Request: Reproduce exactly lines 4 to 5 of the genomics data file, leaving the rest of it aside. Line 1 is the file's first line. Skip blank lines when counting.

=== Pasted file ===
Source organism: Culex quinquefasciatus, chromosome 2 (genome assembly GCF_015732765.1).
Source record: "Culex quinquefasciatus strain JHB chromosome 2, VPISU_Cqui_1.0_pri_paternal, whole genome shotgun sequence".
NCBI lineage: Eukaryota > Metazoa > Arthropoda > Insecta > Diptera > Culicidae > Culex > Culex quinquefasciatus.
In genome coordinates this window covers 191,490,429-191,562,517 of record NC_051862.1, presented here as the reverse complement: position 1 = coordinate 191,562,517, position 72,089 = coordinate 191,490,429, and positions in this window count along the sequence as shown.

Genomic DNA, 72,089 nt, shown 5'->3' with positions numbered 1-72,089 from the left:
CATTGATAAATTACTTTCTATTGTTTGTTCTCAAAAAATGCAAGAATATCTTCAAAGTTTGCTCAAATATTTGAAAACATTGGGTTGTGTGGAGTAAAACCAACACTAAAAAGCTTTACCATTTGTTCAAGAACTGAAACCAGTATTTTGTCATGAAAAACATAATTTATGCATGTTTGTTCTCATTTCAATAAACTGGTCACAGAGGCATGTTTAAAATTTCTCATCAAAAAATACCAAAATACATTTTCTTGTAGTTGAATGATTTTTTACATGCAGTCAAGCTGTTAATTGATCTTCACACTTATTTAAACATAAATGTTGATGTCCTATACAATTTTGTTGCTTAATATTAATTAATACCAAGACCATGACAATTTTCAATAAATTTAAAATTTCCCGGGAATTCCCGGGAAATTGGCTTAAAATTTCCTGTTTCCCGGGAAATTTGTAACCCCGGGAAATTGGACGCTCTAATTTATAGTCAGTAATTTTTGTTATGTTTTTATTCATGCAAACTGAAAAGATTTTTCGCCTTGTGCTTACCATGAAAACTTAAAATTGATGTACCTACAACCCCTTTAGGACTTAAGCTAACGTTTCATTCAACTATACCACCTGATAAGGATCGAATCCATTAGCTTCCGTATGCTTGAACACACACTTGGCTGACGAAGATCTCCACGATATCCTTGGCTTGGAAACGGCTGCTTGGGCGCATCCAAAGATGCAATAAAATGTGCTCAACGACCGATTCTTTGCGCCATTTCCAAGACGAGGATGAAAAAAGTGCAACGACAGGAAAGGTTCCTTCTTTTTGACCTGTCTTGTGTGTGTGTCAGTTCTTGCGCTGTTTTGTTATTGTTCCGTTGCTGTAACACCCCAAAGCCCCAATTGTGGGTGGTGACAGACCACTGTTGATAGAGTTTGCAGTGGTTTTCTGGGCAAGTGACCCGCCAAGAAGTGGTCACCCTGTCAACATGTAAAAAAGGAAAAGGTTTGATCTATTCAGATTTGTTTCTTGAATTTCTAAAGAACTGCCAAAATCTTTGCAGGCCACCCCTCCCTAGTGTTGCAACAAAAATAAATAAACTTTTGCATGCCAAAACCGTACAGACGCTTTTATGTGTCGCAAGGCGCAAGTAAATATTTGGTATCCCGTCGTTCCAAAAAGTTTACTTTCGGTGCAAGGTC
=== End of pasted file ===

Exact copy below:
In genome coordinates this window covers 191,490,429-191,562,517 of record NC_051862.1, presented here as the reverse complement: position 1 = coordinate 191,562,517, position 72,089 = coordinate 191,490,429, and positions in this window count along the sequence as shown.

Genomic DNA, 72,089 nt, shown 5'->3' with positions numbered 1-72,089 from the left: